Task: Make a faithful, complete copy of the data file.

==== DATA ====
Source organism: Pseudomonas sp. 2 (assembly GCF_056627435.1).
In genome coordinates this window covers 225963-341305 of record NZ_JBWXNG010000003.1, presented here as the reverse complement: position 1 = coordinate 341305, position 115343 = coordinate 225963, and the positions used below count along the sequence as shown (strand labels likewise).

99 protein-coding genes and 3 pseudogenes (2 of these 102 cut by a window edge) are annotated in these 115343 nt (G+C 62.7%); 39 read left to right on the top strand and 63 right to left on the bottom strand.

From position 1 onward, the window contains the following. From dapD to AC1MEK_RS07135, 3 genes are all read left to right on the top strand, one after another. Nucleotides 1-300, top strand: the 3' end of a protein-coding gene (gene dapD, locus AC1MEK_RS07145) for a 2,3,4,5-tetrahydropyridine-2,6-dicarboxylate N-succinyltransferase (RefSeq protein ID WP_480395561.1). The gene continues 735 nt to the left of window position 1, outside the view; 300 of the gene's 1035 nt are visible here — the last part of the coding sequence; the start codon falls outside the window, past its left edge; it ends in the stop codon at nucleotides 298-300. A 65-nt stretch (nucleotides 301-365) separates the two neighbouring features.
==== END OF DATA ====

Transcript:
Source organism: Pseudomonas sp. 2 (assembly GCF_056627435.1).
In genome coordinates this window covers 225963-341305 of record NZ_JBWXNG010000003.1, presented here as the reverse complement: position 1 = coordinate 341305, position 115343 = coordinate 225963, and the positions used below count along the sequence as shown (strand labels likewise).

99 protein-coding genes and 3 pseudogenes (2 of these 102 cut by a window edge) are annotated in these 115343 nt (G+C 62.7%); 39 read left to right on the top strand and 63 right to left on the bottom strand.

From position 1 onward, the window contains the following. From dapD to AC1MEK_RS07135, 3 genes are all read left to right on the top strand, one after another. Nucleotides 1-300, top strand: the 3' end of a protein-coding gene (gene dapD, locus AC1MEK_RS07145) for a 2,3,4,5-tetrahydropyridine-2,6-dicarboxylate N-succinyltransferase (RefSeq protein ID WP_480395561.1). The gene continues 735 nt to the left of window position 1, outside the view; 300 of the gene's 1035 nt are visible here — the last part of the coding sequence; the start codon falls outside the window, past its left edge; it ends in the stop codon at nucleotides 298-300. A 65-nt stretch (nucleotides 301-365) separates the two neighbouring features.